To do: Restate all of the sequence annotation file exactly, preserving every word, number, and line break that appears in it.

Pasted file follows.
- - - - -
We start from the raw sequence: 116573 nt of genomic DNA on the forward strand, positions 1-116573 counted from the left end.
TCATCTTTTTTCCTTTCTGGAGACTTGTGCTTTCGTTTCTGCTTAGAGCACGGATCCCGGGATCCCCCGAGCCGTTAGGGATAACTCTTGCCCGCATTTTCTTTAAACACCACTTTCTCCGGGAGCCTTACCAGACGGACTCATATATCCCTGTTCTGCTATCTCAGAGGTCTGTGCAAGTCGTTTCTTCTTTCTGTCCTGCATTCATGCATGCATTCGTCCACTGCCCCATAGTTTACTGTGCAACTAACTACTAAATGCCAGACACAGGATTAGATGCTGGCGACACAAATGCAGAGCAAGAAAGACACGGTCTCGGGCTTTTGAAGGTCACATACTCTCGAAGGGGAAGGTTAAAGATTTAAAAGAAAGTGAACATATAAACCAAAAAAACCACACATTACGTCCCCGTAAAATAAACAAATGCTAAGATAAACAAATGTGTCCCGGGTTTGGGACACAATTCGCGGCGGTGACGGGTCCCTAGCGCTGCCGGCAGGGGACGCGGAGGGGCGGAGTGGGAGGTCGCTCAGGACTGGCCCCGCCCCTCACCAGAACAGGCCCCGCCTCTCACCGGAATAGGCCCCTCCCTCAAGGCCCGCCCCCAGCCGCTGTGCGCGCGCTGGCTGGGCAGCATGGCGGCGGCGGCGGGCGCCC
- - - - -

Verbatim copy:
We start from the raw sequence: 116573 nt of genomic DNA on the forward strand, positions 1-116573 counted from the left end.
TCATCTTTTTTCCTTTCTGGAGACTTGTGCTTTCGTTTCTGCTTAGAGCACGGATCCCGGGATCCCCCGAGCCGTTAGGGATAACTCTTGCCCGCATTTTCTTTAAACACCACTTTCTCCGGGAGCCTTACCAGACGGACTCATATATCCCTGTTCTGCTATCTCAGAGGTCTGTGCAAGTCGTTTCTTCTTTCTGTCCTGCATTCATGCATGCATTCGTCCACTGCCCCATAGTTTACTGTGCAACTAACTACTAAATGCCAGACACAGGATTAGATGCTGGCGACACAAATGCAGAGCAAGAAAGACACGGTCTCGGGCTTTTGAAGGTCACATACTCTCGAAGGGGAAGGTTAAAGATTTAAAAGAAAGTGAACATATAAACCAAAAAAACCACACATTACGTCCCCGTAAAATAAACAAATGCTAAGATAAACAAATGTGTCCCGGGTTTGGGACACAATTCGCGGCGGTGACGGGTCCCTAGCGCTGCCGGCAGGGGACGCGGAGGGGCGGAGTGGGAGGTCGCTCAGGACTGGCCCCGCCCCTCACCAGAACAGGCCCCGCCTCTCACCGGAATAGGCCCCTCCCTCAAGGCCCGCCCCCAGCCGCTGTGCGCGCGCTGGCTGGGCAGCATGGCGGCGGCGGCGGGCGCCC